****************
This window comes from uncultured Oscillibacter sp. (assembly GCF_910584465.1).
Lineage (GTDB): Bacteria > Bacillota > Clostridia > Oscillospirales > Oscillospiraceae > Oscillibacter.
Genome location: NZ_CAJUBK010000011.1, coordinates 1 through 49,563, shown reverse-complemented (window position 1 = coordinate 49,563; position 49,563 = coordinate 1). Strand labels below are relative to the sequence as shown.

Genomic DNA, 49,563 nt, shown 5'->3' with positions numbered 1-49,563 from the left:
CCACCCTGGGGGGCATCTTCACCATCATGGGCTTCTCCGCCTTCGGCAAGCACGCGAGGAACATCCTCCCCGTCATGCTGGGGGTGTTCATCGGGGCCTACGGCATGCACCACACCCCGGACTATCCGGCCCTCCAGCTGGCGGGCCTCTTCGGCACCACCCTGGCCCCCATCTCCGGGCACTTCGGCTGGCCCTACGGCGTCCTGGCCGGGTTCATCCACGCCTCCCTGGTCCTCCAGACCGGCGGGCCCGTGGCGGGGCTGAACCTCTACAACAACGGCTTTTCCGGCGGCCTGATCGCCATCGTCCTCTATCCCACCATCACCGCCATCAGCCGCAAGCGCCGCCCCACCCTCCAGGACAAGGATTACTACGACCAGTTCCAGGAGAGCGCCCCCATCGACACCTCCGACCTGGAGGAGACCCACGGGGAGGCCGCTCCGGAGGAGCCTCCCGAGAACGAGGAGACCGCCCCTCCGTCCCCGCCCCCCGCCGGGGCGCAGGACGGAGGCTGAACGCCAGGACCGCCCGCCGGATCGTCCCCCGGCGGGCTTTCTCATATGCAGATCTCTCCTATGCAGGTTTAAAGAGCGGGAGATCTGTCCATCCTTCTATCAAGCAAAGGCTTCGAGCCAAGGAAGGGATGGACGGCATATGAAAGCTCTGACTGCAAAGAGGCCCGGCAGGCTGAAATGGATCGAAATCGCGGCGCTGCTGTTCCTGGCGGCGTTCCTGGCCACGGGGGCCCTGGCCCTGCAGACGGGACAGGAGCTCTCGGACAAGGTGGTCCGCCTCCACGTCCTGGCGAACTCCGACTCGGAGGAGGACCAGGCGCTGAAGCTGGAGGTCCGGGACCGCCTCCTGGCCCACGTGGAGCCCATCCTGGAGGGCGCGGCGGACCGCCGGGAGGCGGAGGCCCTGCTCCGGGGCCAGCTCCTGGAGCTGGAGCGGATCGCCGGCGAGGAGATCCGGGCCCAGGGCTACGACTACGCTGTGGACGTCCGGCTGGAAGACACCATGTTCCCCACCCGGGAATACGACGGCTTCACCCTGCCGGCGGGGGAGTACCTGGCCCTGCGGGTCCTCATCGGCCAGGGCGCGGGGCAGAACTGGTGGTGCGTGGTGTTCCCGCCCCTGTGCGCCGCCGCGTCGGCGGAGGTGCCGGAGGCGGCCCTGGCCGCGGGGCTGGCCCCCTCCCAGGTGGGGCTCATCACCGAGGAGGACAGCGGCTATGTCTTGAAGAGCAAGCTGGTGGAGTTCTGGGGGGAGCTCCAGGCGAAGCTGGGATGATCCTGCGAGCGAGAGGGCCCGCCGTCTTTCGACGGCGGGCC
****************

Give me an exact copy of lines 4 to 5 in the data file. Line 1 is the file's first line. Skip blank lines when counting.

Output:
Genomic DNA, 49,563 nt, shown 5'->3' with positions numbered 1-49,563 from the left:
CCACCCTGGGGGGCATCTTCACCATCATGGGCTTCTCCGCCTTCGGCAAGCACGCGAGGAACATCCTCCCCGTCATGCTGGGGGTGTTCATCGGGGCCTACGGCATGCACCACACCCCGGACTATCCGGCCCTCCAGCTGGCGGGCCTCTTCGGCACCACCCTGGCCCCCATCTCCGGGCACTTCGGCTGGCCCTACGGCGTCCTGGCCGGGTTCATCCACGCCTCCCTGGTCCTCCAGACCGGCGGGCCCGTGGCGGGGCTGAACCTCTACAACAACGGCTTTTCCGGCGGCCTGATCGCCATCGTCCTCTATCCCACCATCACCGCCATCAGCCGCAAGCGCCGCCCCACCCTCCAGGACAAGGATTACTACGACCAGTTCCAGGAGAGCGCCCCCATCGACACCTCCGACCTGGAGGAGACCCACGGGGAGGCCGCTCCGGAGGAGCCTCCCGAGAACGAGGAGACCGCCCCTCCGTCCCCGCCCCCCGCCGGGGCGCAGGACGGAGGCTGAACGCCAGGACCGCCCGCCGGATCGTCCCCCGGCGGGCTTTCTCATATGCAGATCTCTCCTATGCAGGTTTAAAGAGCGGGAGATCTGTCCATCCTTCTATCAAGCAAAGGCTTCGAGCCAAGGAAGGGATGGACGGCATATGAAAGCTCTGACTGCAAAGAGGCCCGGCAGGCTGAAATGGATCGAAATCGCGGCGCTGCTGTTCCTGGCGGCGTTCCTGGCCACGGGGGCCCTGGCCCTGCAGACGGGACAGGAGCTCTCGGACAAGGTGGTCCGCCTCCACGTCCTGGCGAACTCCGACTCGGAGGAGGACCAGGCGCTGAAGCTGGAGGTCCGGGACCGCCTCCTGGCCCACGTGGAGCCCATCCTGGAGGGCGCGGCGGACCGCCGGGAGGCGGAGGCCCTGCTCCGGGGCCAGCTCCTGGAGCTGGAGCGGATCGCCGGCGAGGAGATCCGGGCCCAGGGCTACGACTACGCTGTGGACGTCCGGCTGGAAGACACCATGTTCCCCACCCGGGAATACGACGGCTTCACCCTGCCGGCGGGGGAGTACCTGGCCCTGCGGGTCCTCATCGGCCAGGGCGCGGGGCAGAACTGGTGGTGCGTGGTGTTCCCGCCCCTGTGCGCCGCCGCGTCGGCGGAGGTGCCGGAGGCGGCCCTGGCCGCGGGGCTGGCCCCCTCCCAGGTGGGGCTCATCACCGAGGAGGACAGCGGCTATGTCTTGAAGAGCAAGCTGGTGGAGTTCTGGGGGGAGCTCCAGGCGAAGCTGGGATGATCCTGCGAGCGAGAGGGCCCGCCGTCTTTCGACGGCGGGCC